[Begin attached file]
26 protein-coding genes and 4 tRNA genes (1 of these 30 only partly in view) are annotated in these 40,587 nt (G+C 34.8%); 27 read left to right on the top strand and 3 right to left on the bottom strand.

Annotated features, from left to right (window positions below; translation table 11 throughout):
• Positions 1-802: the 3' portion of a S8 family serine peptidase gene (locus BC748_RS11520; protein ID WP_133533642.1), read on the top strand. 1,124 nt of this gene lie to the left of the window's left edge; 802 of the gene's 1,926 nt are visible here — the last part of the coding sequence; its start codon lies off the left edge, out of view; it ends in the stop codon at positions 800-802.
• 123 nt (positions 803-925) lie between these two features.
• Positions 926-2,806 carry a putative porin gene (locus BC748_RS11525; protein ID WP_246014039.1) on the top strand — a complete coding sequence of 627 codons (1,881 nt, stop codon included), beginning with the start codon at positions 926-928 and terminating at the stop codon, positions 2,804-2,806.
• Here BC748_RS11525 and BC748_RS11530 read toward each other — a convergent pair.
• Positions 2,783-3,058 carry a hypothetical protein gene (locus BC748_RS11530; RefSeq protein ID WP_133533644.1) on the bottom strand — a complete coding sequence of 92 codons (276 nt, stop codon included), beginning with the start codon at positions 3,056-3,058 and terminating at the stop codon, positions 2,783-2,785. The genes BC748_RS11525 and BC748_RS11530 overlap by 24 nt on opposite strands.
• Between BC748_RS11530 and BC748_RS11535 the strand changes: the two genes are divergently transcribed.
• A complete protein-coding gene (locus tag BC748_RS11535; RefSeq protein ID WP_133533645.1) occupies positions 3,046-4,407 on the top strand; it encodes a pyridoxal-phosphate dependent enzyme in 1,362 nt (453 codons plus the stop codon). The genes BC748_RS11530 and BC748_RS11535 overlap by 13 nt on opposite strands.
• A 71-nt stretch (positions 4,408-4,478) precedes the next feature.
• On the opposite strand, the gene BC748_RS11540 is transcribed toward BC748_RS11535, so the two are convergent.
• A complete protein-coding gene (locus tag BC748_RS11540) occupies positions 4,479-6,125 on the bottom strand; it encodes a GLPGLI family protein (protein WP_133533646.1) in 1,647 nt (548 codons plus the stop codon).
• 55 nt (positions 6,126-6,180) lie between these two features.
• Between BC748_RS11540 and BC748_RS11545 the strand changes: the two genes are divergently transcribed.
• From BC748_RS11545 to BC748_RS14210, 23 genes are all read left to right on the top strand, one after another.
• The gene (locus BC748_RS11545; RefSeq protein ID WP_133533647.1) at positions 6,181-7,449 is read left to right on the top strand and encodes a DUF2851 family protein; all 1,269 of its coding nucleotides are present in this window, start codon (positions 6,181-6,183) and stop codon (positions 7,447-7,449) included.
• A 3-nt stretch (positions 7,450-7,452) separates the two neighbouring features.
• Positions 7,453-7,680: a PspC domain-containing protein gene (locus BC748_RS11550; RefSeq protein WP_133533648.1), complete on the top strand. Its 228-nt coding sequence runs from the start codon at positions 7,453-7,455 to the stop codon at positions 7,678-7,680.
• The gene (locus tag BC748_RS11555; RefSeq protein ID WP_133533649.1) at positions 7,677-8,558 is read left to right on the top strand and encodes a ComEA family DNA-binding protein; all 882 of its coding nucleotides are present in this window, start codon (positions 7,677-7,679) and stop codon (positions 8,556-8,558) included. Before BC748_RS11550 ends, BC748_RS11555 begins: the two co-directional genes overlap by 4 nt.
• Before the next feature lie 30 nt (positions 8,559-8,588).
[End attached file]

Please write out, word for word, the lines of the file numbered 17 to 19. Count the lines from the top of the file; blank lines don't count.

• A 3-nt stretch (positions 7,450-7,452) separates the two neighbouring features.
• Positions 7,453-7,680: a PspC domain-containing protein gene (locus BC748_RS11550; RefSeq protein WP_133533648.1), complete on the top strand. Its 228-nt coding sequence runs from the start codon at positions 7,453-7,455 to the stop codon at positions 7,678-7,680.
• The gene (locus tag BC748_RS11555; RefSeq protein ID WP_133533649.1) at positions 7,677-8,558 is read left to right on the top strand and encodes a ComEA family DNA-binding protein; all 882 of its coding nucleotides are present in this window, start codon (positions 7,677-7,679) and stop codon (positions 8,556-8,558) included. Before BC748_RS11550 ends, BC748_RS11555 begins: the two co-directional genes overlap by 4 nt.